Three seductive myths that may be putting your accounts at risk
  • sales
  • Blog post

Three seductive myths that may be putting your accounts at risk

We all tend to be under the influence of certain myths about customers and prospects that get us into trouble. Without really having anything solid to go on, we believe things like:

  • “They must be happy. They’ve never complained.”
  • “I know it’s a low-volume, no-profit account. But sooner or later it’s going to take off.”
  • “We’re in there super solid. They couldn’t do business without us.”

Getting to reality
We’ve heard them all. Worse, we’ve thought and believed them all. Separating myth from the reality starts with thinking critically about our customers.

Here are three of the most harmful myths salespeople believe:

MYTH #1: Everything seems fine … so it must be
After losing an account, how many times have salespeople said, “I don’t understand. I thought everything was going great with them. They seemed to like me. And they never said they were unhappy.”

Sure, we “thought” it was going great. But the customer thought otherwise, and we didn’t pick up on the clues that would have told us we were headed for the exit.
Our deliveries were on time, our quality was good, and the Purchasing secretary always smiled when we walked in. But were there signs that we weren’t as prominent a part of the picture as we should be? Were there vendors in the waiting room we hadn’t seen there before? Were there new products under development that they didn’t want to talk to us about?

The truth is, many buyers won’t tell you they’re unhappy. They just stop doing business with you.

And maybe they do like you. But there’s a big difference between being liked and being valued.

Myth #2: Any business is better than no business
“If we can just get in the door, I know we’ll get more business down the road.”

“I know we don’t make much on this account, but it’s better than nothing. And besides, it’s a great name to have on our client list.”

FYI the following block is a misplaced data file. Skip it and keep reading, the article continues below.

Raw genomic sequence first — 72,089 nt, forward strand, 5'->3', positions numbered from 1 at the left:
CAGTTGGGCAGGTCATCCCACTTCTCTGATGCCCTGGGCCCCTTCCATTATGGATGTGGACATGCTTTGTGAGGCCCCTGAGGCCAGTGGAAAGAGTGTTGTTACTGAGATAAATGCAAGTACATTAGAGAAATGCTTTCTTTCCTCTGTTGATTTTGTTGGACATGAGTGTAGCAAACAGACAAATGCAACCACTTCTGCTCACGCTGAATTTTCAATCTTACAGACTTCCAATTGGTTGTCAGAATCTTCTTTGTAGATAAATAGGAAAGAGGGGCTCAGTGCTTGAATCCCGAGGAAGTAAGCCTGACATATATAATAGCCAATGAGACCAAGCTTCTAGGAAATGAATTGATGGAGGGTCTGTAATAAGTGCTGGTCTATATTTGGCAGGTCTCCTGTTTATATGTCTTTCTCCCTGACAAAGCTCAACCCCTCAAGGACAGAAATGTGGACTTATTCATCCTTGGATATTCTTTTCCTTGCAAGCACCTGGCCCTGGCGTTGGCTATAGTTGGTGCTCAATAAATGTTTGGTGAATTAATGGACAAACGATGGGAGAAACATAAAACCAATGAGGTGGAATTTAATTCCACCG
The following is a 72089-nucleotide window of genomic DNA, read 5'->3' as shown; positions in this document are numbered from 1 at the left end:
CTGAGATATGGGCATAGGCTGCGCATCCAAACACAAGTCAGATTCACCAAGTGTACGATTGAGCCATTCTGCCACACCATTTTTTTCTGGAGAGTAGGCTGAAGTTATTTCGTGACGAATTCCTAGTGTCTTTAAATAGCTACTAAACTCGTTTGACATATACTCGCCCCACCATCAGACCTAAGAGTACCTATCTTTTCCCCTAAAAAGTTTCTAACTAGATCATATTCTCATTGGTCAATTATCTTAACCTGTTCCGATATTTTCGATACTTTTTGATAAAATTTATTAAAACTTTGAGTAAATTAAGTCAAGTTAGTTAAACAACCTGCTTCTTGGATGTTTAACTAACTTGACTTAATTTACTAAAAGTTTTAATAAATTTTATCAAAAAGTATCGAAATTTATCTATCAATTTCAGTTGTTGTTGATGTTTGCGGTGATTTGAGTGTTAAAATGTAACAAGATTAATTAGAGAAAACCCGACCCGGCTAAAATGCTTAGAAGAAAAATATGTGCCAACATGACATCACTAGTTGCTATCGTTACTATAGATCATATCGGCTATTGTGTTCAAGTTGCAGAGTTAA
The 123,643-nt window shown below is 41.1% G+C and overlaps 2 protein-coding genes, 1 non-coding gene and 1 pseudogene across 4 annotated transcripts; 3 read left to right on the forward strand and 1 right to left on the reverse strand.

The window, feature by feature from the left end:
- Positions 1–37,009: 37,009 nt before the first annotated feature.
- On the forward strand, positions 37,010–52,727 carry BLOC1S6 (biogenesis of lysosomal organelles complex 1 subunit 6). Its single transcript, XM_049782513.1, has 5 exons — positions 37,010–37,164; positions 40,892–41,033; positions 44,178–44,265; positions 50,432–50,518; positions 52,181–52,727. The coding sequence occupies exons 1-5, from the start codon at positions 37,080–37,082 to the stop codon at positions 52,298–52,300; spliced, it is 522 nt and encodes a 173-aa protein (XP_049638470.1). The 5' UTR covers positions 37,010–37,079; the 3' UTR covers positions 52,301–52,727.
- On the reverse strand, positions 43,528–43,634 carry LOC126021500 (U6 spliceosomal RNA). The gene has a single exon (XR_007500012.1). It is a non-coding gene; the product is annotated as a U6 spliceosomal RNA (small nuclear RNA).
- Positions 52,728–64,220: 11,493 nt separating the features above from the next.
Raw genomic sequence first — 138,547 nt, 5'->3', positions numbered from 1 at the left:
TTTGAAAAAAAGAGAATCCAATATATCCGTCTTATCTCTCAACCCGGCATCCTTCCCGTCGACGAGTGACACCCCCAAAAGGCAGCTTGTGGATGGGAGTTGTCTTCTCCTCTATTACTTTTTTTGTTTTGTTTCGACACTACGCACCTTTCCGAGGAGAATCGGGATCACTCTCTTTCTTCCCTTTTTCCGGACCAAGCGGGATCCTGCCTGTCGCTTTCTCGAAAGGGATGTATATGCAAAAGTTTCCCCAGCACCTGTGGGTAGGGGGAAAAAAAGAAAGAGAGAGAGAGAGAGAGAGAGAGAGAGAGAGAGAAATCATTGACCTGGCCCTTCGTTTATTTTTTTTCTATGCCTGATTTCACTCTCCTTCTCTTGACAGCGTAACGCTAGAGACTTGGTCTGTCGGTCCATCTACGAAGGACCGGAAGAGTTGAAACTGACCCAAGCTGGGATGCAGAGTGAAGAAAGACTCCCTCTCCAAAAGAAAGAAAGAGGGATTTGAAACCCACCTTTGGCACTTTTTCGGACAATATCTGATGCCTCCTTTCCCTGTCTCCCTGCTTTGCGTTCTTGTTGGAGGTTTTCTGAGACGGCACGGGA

The hard fact is that profitability is the only true measure of a customer’s current value to your company. Also, you must consider the costs of maintaining a low-profit customer. There’s the value of your time, which often doesn’t show up on any ledger sheet. And there are your opportunity costs: If you weren’t stuck servicing a low-profit, high-maintenance account, you could use that time to get more, and better, business.

And if you’re holding onto an account because of bragging rights, or because you think they will lead you to bigger and better buyers, take a hard look at the realities. Has it attracted new business? More often than not, the answer is no.

Myth #3: I know why the customer is with us
We like to think we know why a customer does business with us. But often we don’t want to ask the tough questions. We want to believe that they buy from us because:

  • We’re terrific salespeople who consistently add value, or
  • We have the very best products in the marketplace, or
  • We have great personal relationships that no competitor could upset.

All of that could be true. Or it could be that we prefer a comforting myth, and that the real reason the buyer is with you is because:

  • Nobody’s made them a better value proposition – yet – or
  • They’re too lazy to shop around – but will happily listen to someone who finds them, or
  • They haven’t really thought about it (see Myth #1).

Don’t assume you know. Ask the question, “Why did you decide to do business with us? Why do you continue to do business with us?” Ask not just once, but often. If you know exactly what value you bring to the relationship, then you know how to keep them happy going forward – or fix what’s wrong.

Source: John Graham, president of Graham Communications,

Leave a Reply

Your email address will not be published. Required fields are marked *

This site uses Akismet to reduce spam. Learn how your comment data is processed.


Get a demo of all our training features

Connect with an expert for a one-on-one demonstration of how BTS Total Access can help develop your team.